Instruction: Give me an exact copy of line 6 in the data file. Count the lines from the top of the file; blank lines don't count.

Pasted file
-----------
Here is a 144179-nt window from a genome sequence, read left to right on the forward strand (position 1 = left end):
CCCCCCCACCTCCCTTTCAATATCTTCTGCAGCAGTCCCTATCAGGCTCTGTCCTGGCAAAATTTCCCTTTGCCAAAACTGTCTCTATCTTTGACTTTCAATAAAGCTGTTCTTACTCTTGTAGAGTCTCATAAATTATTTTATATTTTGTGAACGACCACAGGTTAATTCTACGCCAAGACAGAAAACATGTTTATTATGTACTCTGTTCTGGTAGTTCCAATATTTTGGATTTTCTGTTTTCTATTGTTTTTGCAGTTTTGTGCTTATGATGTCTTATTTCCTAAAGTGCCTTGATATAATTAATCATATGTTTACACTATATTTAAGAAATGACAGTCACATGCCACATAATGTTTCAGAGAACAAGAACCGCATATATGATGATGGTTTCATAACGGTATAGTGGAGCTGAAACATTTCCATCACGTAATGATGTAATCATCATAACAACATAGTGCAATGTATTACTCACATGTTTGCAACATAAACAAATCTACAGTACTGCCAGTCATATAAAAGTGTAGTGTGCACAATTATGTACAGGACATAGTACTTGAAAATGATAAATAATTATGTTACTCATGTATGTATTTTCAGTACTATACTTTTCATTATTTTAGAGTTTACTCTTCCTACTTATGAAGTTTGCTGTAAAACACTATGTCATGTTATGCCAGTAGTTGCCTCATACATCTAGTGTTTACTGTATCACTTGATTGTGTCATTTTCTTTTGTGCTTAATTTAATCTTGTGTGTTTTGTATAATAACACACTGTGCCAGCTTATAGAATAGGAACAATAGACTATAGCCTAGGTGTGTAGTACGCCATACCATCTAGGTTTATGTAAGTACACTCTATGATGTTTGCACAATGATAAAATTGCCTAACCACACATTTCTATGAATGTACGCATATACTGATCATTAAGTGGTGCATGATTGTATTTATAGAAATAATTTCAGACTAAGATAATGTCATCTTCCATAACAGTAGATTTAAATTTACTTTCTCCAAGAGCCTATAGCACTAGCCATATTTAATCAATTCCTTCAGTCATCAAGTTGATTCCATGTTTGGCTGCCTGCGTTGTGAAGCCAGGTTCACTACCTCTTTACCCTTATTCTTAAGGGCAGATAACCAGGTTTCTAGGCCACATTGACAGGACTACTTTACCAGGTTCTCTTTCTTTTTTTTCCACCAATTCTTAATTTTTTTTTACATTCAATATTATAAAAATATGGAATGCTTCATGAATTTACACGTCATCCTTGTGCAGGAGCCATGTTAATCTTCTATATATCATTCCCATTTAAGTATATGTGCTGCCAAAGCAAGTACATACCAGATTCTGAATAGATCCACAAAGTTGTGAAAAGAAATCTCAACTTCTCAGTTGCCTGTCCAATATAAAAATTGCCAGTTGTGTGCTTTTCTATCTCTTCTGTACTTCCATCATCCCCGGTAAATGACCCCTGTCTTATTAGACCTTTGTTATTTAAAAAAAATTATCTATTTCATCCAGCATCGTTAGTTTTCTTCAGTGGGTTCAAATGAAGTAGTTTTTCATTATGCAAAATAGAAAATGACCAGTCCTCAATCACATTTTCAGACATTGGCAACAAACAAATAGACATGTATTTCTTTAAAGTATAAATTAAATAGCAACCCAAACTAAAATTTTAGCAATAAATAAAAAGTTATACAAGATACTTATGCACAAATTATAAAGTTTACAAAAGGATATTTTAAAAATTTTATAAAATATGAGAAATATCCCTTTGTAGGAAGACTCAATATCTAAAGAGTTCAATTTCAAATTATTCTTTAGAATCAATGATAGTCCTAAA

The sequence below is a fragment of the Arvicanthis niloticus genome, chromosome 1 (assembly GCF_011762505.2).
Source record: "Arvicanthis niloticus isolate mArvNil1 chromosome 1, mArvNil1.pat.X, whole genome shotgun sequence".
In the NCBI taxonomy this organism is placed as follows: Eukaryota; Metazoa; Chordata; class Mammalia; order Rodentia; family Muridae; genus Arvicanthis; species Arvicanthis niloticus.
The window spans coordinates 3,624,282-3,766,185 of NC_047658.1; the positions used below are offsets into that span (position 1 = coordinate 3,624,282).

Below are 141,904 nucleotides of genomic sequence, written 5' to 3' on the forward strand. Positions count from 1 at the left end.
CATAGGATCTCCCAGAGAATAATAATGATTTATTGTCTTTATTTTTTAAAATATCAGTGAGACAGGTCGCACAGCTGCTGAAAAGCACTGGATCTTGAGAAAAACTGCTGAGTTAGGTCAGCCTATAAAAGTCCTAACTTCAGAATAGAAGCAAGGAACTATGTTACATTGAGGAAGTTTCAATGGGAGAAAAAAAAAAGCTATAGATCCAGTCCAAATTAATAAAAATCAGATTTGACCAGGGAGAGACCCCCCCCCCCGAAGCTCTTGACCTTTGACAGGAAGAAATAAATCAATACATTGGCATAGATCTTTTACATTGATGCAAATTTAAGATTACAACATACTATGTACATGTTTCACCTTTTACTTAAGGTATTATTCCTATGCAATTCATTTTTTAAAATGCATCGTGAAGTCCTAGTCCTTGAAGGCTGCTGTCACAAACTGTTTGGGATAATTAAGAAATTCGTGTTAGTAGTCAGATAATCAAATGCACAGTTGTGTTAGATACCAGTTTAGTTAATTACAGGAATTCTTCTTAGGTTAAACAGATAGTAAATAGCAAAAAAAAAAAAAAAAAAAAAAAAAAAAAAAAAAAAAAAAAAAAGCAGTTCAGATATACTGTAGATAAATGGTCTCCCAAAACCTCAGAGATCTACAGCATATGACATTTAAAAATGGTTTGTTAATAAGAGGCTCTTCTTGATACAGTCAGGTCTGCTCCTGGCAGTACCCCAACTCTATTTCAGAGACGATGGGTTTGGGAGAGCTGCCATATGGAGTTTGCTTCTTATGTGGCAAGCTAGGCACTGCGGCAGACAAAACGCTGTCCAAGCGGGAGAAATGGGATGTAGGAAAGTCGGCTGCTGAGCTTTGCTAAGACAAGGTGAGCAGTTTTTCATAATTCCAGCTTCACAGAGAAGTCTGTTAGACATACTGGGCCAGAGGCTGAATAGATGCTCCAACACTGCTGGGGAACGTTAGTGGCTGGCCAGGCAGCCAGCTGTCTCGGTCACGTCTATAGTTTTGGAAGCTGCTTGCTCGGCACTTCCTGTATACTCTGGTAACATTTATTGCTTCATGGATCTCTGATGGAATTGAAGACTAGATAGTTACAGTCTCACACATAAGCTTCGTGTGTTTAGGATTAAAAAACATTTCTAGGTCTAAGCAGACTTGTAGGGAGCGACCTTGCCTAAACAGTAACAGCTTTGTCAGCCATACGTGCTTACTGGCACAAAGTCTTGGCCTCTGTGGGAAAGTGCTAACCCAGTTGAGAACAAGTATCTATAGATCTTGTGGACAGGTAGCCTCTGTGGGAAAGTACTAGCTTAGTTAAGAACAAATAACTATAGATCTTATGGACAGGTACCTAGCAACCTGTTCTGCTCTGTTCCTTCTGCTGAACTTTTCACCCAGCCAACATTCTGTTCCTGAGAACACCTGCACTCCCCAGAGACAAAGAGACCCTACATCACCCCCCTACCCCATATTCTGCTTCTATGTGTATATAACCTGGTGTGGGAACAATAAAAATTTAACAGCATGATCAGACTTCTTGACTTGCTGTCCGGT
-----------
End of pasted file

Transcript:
The window spans coordinates 3,624,282-3,766,185 of NC_047658.1; the positions used below are offsets into that span (position 1 = coordinate 3,624,282).